Weekly News Roundup 6/29–7/5

National Football League’s first dog park in a stadium

The Jacksonville Jaguars are building the first-ever dog park in a National Football League stadium. The Jaguars will be debut their new Pet Paradise Park on August ninth, when the New Orleans Saints come to town. Pet Paradise Park will be located on the south end zone patio of TIAA Bank Field. It will feature artificial turf grass and a 5,000-gallon bone-shaped swimming pool along with plenty of fans and misters to keep all the visitors cool. There will even be a veterinarian available if needed. The park will host about 250 dogs this season. Fans will have a chance to obtain tickets to Pet Paradise Park by entering a sweepstakes.

Former president gets service dog

Former President George H. W. Bush is welcoming a new member into his family: A yellow Labrador retriever named Sully who’ll be his first service dog. The 94-year-old and his new companion got acquainted Monday at the Bush family compound on the coast of Maine, and the two hit it off. Sully can open doors, pick up items, and summon help, but “more than anything else, the dog will be a wonderful companion,” said aide Evan Sisley. The nation’s 41st president uses a wheelchair and an electric scooter for mobility since developing a form of Parkinson’s disease. Bush is recovering from a recent hospitalization. Sully was trained by America’s VetDogs, a nonprofit that trains and places service dogs.

Pet meds could help humans

Medicines given to household pets to kill fleas and ticks might be effective for preventing outbreaks of malaria, Zika fever, and other dangerous insect-borne diseases that infect millions of people worldwide, according to a new study led by scientists at Calibr, a nonprofit drug discovery institute. The researchers found that a class of drugs called isoxazolines, sold in veterinary products such as fluralaner and afoxolaner to protect pets from fleas and ticks, also kills species of disease-carrying mosquitoes that feed on human blood. The researchers determined, via experimental studies on mosquitoes and computer modeling, that giving isoxazoline drugs to less than a third of the population in areas prone to seasonal outbreaks of insect-borne diseases could prevent up to 97% of all cases of infection.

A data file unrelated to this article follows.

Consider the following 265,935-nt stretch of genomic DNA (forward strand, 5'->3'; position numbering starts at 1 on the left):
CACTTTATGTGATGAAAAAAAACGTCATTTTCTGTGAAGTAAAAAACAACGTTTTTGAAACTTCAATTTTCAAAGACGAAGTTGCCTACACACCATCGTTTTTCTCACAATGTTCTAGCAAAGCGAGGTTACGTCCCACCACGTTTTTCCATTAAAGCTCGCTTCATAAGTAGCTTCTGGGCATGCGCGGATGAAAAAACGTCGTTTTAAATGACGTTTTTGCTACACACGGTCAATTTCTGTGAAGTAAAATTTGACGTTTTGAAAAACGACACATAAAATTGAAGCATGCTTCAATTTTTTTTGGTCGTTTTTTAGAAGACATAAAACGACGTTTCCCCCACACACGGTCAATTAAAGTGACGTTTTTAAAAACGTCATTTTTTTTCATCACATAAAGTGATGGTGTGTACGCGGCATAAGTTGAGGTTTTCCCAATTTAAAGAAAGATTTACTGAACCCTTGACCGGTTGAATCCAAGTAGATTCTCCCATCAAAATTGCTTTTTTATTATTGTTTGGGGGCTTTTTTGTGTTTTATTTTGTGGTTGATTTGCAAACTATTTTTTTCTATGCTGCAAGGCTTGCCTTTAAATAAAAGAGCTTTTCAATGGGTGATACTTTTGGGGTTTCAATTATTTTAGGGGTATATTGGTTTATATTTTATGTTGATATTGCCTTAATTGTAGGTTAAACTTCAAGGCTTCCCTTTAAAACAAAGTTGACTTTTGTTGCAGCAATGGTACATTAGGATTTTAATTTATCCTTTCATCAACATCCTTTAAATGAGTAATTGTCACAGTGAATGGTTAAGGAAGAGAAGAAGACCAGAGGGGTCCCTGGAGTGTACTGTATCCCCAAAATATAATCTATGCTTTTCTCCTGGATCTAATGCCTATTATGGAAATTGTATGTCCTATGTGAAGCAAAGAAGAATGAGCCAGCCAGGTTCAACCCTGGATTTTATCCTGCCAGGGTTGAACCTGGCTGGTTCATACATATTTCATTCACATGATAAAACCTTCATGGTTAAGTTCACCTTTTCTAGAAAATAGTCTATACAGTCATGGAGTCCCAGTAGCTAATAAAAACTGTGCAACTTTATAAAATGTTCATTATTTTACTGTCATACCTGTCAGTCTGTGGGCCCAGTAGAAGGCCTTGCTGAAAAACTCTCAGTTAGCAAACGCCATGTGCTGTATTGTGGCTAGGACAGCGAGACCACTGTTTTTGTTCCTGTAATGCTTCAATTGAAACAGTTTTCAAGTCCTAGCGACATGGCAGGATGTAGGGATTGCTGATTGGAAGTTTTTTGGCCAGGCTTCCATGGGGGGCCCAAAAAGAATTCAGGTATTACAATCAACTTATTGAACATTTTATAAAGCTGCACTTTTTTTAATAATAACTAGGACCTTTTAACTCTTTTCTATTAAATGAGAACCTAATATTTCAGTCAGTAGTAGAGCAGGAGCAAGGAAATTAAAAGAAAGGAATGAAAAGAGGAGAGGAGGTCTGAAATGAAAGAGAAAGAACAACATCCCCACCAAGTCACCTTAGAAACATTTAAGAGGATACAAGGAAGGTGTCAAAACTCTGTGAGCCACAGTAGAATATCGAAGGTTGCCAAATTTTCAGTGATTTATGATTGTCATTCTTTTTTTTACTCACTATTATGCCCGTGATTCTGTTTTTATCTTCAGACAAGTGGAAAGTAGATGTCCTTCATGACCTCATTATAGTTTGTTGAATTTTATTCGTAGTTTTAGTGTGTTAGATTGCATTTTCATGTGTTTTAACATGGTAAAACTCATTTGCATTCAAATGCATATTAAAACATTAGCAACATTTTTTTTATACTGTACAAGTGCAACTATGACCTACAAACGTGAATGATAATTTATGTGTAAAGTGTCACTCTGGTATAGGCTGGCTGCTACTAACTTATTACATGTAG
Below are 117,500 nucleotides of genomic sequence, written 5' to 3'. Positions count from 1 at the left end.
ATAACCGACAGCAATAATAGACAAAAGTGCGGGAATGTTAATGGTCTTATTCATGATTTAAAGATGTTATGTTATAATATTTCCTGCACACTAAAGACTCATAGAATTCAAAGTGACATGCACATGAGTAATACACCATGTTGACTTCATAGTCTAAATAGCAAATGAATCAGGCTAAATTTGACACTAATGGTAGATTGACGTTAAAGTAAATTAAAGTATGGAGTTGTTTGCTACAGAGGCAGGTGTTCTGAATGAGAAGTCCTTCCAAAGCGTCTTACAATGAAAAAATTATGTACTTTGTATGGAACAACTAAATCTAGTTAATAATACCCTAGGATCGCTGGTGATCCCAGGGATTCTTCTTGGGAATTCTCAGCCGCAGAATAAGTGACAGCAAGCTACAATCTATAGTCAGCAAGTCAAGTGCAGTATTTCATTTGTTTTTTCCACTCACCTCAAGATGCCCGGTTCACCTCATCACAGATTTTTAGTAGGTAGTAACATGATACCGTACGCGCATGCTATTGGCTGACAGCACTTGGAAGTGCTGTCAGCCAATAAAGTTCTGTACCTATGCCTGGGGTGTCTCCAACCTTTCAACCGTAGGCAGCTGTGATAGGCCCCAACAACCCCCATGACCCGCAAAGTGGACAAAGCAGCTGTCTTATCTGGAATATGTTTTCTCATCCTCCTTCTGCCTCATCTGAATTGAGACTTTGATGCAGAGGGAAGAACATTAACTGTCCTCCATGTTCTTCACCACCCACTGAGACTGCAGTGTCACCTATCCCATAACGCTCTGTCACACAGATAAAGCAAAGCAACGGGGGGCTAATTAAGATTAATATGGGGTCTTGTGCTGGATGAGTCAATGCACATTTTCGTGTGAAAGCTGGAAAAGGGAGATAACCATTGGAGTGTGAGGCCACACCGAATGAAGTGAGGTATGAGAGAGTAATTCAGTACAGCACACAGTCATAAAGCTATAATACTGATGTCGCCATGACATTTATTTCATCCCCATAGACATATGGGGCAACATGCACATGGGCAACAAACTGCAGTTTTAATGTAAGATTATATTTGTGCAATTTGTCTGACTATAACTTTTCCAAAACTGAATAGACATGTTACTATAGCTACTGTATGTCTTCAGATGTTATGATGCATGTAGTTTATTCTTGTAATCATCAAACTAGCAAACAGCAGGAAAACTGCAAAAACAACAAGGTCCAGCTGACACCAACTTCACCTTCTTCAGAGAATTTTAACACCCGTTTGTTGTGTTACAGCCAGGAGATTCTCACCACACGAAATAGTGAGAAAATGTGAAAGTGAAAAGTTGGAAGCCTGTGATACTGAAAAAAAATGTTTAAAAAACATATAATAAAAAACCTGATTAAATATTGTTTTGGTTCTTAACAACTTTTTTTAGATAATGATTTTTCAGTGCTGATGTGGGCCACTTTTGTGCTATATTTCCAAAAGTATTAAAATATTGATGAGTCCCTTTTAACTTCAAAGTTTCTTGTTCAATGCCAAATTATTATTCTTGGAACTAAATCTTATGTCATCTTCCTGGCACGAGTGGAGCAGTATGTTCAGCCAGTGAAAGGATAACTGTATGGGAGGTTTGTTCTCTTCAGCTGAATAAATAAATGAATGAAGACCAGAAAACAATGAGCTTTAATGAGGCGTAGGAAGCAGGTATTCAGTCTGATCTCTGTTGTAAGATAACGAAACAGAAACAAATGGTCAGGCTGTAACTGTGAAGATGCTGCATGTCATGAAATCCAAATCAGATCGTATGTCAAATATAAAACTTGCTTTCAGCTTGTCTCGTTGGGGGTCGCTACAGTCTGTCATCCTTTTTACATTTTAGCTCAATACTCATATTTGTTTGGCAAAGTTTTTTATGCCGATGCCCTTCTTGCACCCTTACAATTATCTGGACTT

Evidence of the world’s oldest dental veterinary care discovered

More than 3,000 years ago on the open steppes of Mongolia and eastern Eurasia, nomadic herders were experimenting with equine dentistry. However, the practice did a lot more than just alleviate horses’ pain—in fact, researchers argue it was then that horses were transformed into a tool that drove globalization. A new study carried out by the Max Planck Institute for the Science of Human History has found that the world’s oldest known evidence of horse veterinary dental care was carried out by the Deer Stone-Khirigsuur Complex, a culture that existed between 1300 and 700 BCE.

Ohio State University veterinary school to open $9.3 million surgery simulation lab

Ohio State University’s College of Veterinary Medicine is set to open a lab in August that will let students simulate operations and exams on their animal patients. “This will be a teaching space for our students, so we can give more hands-on [experiences] before they graduate,” said veterinary school spokesperson Toni Hare. “This is one more way we produce graduates who are effective and ready to practice in the real world.” The project has a price tag of about $9.3 million. Included in the lab will be different operating systems to simulate surgery or exams, a 3D printing office, and animal-specific models that students and clinicians use as they practice surgeries. Hare said this kind of technology helps students get a better view of what is going on outside their college environment, and make it more realistic for working life once they graduate. If veterinary students only spent time in their textbooks, they wouldn't know what being a real veterinarian is like, she said.